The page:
Regular Article| Volume 8, ISSUE 2, P120-127, April 1999

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Effects of valproate and other antiepileptic drugs on brain glutamate, glutamine, and GABA in patients with refractory complex partial seizures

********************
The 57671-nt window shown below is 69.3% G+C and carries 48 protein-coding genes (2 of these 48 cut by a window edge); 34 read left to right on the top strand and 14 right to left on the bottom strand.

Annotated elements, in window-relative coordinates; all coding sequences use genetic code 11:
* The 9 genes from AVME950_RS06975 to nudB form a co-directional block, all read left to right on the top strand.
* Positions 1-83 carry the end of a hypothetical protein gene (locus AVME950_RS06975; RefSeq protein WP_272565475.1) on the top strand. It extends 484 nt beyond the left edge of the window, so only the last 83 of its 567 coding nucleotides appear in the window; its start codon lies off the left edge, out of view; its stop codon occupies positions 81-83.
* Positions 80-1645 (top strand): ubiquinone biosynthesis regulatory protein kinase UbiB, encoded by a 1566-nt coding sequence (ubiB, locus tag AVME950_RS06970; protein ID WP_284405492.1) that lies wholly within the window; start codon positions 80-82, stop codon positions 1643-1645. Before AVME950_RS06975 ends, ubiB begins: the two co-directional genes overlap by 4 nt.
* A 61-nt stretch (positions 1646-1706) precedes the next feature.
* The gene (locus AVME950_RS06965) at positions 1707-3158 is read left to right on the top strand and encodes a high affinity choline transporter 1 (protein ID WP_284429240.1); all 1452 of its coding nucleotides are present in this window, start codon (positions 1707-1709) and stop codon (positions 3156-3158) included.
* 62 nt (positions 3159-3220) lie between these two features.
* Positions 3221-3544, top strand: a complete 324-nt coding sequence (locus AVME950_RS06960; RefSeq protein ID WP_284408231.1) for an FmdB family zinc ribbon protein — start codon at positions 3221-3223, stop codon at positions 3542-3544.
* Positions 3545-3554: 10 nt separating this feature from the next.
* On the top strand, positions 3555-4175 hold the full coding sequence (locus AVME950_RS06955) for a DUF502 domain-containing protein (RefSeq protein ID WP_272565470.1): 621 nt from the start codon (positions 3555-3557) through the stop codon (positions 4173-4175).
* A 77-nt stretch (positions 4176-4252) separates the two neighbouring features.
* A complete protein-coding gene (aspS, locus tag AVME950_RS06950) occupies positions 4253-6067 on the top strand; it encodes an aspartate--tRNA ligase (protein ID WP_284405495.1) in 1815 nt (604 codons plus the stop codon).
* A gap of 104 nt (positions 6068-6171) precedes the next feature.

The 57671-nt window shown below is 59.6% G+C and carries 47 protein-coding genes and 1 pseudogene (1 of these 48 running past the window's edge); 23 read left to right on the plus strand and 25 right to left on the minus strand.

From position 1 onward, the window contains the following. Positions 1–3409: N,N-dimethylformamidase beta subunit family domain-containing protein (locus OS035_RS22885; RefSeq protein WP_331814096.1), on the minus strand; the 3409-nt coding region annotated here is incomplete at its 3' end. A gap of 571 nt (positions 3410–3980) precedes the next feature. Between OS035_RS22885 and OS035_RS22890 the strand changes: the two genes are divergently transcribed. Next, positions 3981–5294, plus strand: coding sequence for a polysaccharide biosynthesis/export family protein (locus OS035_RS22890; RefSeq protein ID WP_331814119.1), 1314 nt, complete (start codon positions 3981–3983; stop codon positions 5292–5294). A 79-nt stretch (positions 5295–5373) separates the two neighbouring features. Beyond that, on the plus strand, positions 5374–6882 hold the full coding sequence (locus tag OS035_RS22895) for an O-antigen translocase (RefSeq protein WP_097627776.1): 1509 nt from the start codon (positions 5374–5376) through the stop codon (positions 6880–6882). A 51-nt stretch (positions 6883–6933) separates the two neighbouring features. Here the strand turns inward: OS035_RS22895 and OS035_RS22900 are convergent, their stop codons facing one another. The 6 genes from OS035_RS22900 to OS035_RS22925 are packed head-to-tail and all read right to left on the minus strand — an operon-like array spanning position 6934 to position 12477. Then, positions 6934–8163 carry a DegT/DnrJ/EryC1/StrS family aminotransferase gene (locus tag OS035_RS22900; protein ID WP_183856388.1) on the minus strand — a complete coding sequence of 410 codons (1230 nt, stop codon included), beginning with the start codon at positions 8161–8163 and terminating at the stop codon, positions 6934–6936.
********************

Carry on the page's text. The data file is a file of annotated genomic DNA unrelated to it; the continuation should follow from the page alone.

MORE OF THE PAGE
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      Preclinical studies suggested valproate increased brain γ-aminobutyric acid (GABA) with no major effects on brain glutamate or glutamine. Valproate increased human cerebrospinal fluid GABA and glutamine in some studies; others reported no effect.In vivomeasurements of glutamate, glutamine, and GABA were made of a 14 cm3volume in the occipital cortex using a1H spectroscopy with a 2.1 Tesla magnetic resonance spectrometer and an 8 cm surface coil. Ten control subjects and 14 patients with refractory complex partial seizures were examined. Brain glutamine concentrations were above normal in three of five patients taking valproate and two of nine taking carbamazepine or phenytoin. Mean glutamine levels of patients taking valproate were higher than control subjects and patients taking carbamazepine or phenytoin. Brain glutamate concentrations were above normal in four of nine patients taking phenytoin or carbamazepine and two of five taking valproate. Brain GABA levels were below normal in four of nine patients taking carbamazepine or phenytoin and one of five taking valproate. Above normal glutamate or below normal GABA was present in nine of 14 patients and may contribute to their refractory epilepsy. Increased brain glutamine associated with valproate therapy may reflect mild hyperammonemia.